Tamsyn's work explores the material effects of time on the natural world, in particular the interaction between land and sea and the ever changing landscape of these liminal spaces. She uses colour, form and texture to transmute the temporal into experience.
The beautiful and rugged landscape surrounded by coastline, of Cornwall, as well as the Cornish mines, mine deposits and boat/shipwrecks, all offer a rich source of inspiration. Their structures and weathered and corroded textures are reflected in the construction of her clay forms.
Tamsyn returned to live and work in west Cornwall, after extended periods of time in Australia, New Zealand and Asia. Working, studying and teaching in potteries across these countries gave me new languages of construction and sculpture, as well as recognising the universality of symbols such as the spiral.
The spiral represents movement and regeneration, she is drawn to the shape, the form of a shell or the curl of a wave, both hold within them the spiral. The land and sea with its wealth of colour and endless energy and how the movement of water obeys the same harmonics which conditions the growth of shells. This simple yet powerful movement flows within parts of my work adding different dimensions, as does the smooth slick of colour to the otherwise rugged and weathered exterior.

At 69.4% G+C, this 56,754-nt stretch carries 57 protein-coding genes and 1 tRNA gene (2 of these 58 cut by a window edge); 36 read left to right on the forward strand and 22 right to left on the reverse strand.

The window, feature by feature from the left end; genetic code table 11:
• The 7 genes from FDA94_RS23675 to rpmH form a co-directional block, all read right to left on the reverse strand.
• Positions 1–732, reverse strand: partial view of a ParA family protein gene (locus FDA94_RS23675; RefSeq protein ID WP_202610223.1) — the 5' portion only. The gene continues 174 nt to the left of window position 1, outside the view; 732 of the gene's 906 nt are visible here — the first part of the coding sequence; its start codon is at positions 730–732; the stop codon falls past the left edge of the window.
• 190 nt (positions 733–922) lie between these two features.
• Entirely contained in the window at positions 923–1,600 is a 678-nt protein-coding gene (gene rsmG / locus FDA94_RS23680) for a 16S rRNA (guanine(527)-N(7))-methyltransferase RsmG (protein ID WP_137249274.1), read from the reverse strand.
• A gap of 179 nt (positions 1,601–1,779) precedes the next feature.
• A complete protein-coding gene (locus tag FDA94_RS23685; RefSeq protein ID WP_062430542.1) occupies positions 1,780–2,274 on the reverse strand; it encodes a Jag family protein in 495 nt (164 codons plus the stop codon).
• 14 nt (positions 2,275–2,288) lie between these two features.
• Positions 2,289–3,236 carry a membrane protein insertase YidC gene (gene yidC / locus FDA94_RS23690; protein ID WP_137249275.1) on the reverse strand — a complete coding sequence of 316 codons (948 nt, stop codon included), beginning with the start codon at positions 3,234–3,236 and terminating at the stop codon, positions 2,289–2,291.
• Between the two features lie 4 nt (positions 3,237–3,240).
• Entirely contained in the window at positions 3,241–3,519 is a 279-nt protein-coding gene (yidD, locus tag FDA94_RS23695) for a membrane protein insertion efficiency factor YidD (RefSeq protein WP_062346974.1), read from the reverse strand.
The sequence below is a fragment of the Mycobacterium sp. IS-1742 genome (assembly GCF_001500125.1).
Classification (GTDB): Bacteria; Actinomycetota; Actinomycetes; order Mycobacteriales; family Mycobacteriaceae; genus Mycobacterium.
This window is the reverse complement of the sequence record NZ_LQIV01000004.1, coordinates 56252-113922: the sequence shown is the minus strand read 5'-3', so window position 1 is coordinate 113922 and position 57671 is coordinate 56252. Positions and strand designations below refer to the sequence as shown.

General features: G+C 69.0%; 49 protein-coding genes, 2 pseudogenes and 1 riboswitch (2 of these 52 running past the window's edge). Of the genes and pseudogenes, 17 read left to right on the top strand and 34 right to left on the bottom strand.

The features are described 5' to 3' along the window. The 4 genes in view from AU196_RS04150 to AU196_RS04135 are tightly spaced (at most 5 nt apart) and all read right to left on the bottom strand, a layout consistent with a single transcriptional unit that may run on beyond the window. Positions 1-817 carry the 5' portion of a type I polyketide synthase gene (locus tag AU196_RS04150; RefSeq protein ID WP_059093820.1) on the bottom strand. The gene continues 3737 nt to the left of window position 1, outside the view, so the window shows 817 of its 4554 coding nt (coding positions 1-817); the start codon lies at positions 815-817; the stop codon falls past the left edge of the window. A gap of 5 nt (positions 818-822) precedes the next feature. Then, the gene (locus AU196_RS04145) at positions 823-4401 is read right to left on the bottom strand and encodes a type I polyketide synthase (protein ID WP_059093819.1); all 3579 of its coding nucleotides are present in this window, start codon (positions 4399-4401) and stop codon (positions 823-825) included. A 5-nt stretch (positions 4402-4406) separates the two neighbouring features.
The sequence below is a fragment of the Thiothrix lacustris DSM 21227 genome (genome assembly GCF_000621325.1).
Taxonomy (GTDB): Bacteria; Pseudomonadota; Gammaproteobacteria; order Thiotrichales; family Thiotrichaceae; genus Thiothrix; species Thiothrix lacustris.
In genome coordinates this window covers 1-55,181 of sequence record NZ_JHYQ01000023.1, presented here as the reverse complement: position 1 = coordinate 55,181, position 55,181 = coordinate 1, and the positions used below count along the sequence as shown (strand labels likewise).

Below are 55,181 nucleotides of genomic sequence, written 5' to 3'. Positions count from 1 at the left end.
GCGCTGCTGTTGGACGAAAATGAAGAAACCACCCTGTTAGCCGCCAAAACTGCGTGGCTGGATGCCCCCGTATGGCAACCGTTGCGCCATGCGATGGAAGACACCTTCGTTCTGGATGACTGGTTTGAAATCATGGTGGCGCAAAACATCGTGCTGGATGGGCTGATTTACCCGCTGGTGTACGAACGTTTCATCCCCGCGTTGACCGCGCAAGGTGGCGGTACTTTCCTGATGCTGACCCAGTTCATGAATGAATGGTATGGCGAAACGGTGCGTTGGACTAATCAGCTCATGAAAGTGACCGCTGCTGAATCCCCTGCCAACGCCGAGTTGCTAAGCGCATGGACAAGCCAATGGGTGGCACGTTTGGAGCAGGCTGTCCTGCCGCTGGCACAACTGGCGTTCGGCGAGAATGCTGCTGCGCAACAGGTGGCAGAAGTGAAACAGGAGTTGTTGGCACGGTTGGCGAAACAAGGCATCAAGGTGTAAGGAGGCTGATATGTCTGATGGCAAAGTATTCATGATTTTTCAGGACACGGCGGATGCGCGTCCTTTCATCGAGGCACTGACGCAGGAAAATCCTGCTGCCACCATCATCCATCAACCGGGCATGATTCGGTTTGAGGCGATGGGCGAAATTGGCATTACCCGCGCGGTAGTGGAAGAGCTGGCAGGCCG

Tamsyn's pieces are built by hand with a heavily grogged stoneware clay suitable for both inside and outside. Using mainly the coiling and slab process most are then cut, reshaped and sculpted; adding and removing sections as the piece evolves. This results in a spontaneous and instinctive sculpture, which invites the eye to explore it from all angles, in, around and through.
The colours that she achieves are a result of using a variety of different slips and glazes that interact with one another, they are often then multi-fired building up the textures. Tamsyn gives over control of the piece to the intransient process of firing. The finished piece is when hand, eye and nature have contributed successfully.